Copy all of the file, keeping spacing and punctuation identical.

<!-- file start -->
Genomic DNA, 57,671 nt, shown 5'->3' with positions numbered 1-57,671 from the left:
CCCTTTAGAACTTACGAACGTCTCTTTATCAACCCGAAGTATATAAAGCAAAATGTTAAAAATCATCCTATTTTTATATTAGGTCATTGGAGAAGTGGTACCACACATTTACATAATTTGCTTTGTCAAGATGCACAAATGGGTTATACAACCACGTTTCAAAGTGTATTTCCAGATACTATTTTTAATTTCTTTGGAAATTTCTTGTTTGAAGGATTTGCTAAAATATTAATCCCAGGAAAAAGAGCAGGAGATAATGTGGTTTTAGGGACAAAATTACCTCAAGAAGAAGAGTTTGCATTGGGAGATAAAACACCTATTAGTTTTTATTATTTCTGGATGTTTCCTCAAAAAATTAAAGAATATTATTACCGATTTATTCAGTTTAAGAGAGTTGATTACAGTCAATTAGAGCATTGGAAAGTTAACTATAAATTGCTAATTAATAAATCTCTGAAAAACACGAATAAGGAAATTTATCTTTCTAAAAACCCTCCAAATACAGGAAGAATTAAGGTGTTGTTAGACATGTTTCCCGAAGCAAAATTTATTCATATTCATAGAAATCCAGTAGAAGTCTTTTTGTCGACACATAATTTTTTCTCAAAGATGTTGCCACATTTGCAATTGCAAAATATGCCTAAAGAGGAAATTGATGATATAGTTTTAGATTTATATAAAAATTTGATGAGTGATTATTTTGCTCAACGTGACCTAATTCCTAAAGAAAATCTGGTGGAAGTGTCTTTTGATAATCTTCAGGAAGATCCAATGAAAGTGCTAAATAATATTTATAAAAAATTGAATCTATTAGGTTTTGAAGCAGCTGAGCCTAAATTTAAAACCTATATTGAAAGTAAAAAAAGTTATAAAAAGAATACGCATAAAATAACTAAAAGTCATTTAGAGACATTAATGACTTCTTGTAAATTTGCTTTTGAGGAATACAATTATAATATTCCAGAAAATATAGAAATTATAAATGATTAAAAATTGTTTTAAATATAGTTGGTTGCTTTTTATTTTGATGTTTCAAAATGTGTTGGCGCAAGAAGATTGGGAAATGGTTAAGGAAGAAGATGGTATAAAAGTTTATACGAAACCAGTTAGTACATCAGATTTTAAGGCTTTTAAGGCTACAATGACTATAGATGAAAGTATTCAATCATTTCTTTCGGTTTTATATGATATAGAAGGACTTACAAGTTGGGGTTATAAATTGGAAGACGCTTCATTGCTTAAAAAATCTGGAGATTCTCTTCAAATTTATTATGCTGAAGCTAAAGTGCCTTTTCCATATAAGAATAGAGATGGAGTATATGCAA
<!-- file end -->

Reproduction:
Genomic DNA, 57,671 nt, shown 5'->3' with positions numbered 1-57,671 from the left:
CCCTTTAGAACTTACGAACGTCTCTTTATCAACCCGAAGTATATAAAGCAAAATGTTAAAAATCATCCTATTTTTATATTAGGTCATTGGAGAAGTGGTACCACACATTTACATAATTTGCTTTGTCAAGATGCACAAATGGGTTATACAACCACGTTTCAAAGTGTATTTCCAGATACTATTTTTAATTTCTTTGGAAATTTCTTGTTTGAAGGATTTGCTAAAATATTAATCCCAGGAAAAAGAGCAGGAGATAATGTGGTTTTAGGGACAAAATTACCTCAAGAAGAAGAGTTTGCATTGGGAGATAAAACACCTATTAGTTTTTATTATTTCTGGATGTTTCCTCAAAAAATTAAAGAATATTATTACCGATTTATTCAGTTTAAGAGAGTTGATTACAGTCAATTAGAGCATTGGAAAGTTAACTATAAATTGCTAATTAATAAATCTCTGAAAAACACGAATAAGGAAATTTATCTTTCTAAAAACCCTCCAAATACAGGAAGAATTAAGGTGTTGTTAGACATGTTTCCCGAAGCAAAATTTATTCATATTCATAGAAATCCAGTAGAAGTCTTTTTGTCGACACATAATTTTTTCTCAAAGATGTTGCCACATTTGCAATTGCAAAATATGCCTAAAGAGGAAATTGATGATATAGTTTTAGATTTATATAAAAATTTGATGAGTGATTATTTTGCTCAACGTGACCTAATTCCTAAAGAAAATCTGGTGGAAGTGTCTTTTGATAATCTTCAGGAAGATCCAATGAAAGTGCTAAATAATATTTATAAAAAATTGAATCTATTAGGTTTTGAAGCAGCTGAGCCTAAATTTAAAACCTATATTGAAAGTAAAAAAAGTTATAAAAAGAATACGCATAAAATAACTAAAAGTCATTTAGAGACATTAATGACTTCTTGTAAATTTGCTTTTGAGGAATACAATTATAATATTCCAGAAAATATAGAAATTATAAATGATTAAAAATTGTTTTAAATATAGTTGGTTGCTTTTTATTTTGATGTTTCAAAATGTGTTGGCGCAAGAAGATTGGGAAATGGTTAAGGAAGAAGATGGTATAAAAGTTTATACGAAACCAGTTAGTACATCAGATTTTAAGGCTTTTAAGGCTACAATGACTATAGATGAAAGTATTCAATCATTTCTTTCGGTTTTATATGATATAGAAGGACTTACAAGTTGGGGTTATAAATTGGAAGACGCTTCATTGCTTAAAAAATCTGGAGATTCTCTTCAAATTTATTATGCTGAAGCTAAAGTGCCTTTTCCATATAAGAATAGAGATGGAGTATATGCAA